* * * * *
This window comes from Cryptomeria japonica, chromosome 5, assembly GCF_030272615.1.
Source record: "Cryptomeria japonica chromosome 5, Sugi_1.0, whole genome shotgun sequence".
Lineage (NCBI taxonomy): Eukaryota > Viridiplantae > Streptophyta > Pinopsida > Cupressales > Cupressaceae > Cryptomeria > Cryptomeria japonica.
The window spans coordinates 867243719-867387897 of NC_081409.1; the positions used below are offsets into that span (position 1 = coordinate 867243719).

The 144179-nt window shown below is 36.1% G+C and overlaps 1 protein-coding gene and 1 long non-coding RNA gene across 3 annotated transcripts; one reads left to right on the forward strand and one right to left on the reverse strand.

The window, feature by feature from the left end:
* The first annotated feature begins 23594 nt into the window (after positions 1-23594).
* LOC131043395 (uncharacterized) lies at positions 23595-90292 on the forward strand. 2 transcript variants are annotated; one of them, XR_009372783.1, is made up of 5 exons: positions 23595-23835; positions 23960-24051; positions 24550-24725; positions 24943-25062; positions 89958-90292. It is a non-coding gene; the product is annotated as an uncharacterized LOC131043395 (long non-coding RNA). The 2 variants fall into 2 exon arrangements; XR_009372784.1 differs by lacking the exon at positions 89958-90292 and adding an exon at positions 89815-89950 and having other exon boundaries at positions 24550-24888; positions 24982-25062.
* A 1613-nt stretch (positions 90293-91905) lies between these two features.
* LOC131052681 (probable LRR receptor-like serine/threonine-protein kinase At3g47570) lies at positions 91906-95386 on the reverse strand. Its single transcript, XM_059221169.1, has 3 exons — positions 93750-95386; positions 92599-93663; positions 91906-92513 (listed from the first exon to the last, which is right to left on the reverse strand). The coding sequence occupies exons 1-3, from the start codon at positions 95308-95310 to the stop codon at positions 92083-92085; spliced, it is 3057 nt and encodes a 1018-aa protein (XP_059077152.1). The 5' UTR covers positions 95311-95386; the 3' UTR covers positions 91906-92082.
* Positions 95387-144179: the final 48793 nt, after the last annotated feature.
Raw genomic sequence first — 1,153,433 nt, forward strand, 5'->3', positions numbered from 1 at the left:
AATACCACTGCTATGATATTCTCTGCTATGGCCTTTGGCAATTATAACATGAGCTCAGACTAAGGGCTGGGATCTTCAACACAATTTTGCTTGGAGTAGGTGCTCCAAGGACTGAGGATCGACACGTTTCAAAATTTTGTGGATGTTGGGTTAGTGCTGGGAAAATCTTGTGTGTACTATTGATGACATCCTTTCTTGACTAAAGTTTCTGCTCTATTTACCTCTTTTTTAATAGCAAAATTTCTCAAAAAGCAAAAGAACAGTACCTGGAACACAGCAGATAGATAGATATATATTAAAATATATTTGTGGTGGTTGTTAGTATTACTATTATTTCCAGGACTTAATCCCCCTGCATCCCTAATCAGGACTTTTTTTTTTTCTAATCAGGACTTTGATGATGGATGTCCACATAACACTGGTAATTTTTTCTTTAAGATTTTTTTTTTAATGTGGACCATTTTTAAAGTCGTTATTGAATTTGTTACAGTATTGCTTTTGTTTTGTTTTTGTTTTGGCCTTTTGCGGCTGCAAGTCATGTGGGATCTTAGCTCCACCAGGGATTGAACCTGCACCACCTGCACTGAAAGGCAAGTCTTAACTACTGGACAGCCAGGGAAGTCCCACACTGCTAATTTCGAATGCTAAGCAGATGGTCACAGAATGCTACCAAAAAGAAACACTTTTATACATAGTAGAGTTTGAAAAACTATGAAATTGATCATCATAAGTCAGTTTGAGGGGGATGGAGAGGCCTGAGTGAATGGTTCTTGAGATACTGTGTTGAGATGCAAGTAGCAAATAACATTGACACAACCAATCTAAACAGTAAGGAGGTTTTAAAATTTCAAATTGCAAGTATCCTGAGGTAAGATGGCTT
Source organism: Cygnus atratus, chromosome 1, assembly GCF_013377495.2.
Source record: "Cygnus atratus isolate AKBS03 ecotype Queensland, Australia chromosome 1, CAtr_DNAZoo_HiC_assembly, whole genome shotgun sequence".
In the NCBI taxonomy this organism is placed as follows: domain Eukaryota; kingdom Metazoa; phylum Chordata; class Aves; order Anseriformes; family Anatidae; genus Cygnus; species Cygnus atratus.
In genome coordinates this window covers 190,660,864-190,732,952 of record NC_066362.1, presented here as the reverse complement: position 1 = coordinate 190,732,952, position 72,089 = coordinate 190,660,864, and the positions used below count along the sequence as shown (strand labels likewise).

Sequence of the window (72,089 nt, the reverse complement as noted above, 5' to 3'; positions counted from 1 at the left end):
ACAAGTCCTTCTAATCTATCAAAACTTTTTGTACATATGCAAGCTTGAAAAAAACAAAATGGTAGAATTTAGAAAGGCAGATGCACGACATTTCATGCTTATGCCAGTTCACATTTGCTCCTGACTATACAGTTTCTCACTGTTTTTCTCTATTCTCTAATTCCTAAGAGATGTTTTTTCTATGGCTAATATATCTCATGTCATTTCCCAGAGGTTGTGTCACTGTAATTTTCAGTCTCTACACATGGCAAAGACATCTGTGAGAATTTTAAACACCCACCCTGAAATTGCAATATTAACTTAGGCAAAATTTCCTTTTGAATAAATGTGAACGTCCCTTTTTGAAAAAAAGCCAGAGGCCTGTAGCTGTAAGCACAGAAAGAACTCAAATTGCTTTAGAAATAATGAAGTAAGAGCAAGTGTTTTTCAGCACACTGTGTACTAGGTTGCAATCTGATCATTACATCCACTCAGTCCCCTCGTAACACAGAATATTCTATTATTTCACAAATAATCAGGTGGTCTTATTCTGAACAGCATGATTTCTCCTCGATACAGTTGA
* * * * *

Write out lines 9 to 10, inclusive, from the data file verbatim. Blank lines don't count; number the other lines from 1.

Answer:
* A 1613-nt stretch (positions 90293-91905) lies between these two features.
* LOC131052681 (probable LRR receptor-like serine/threonine-protein kinase At3g47570) lies at positions 91906-95386 on the reverse strand. Its single transcript, XM_059221169.1, has 3 exons — positions 93750-95386; positions 92599-93663; positions 91906-92513 (listed from the first exon to the last, which is right to left on the reverse strand). The coding sequence occupies exons 1-3, from the start codon at positions 95308-95310 to the stop codon at positions 92083-92085; spliced, it is 3057 nt and encodes a 1018-aa protein (XP_059077152.1). The 5' UTR covers positions 95311-95386; the 3' UTR covers positions 91906-92082.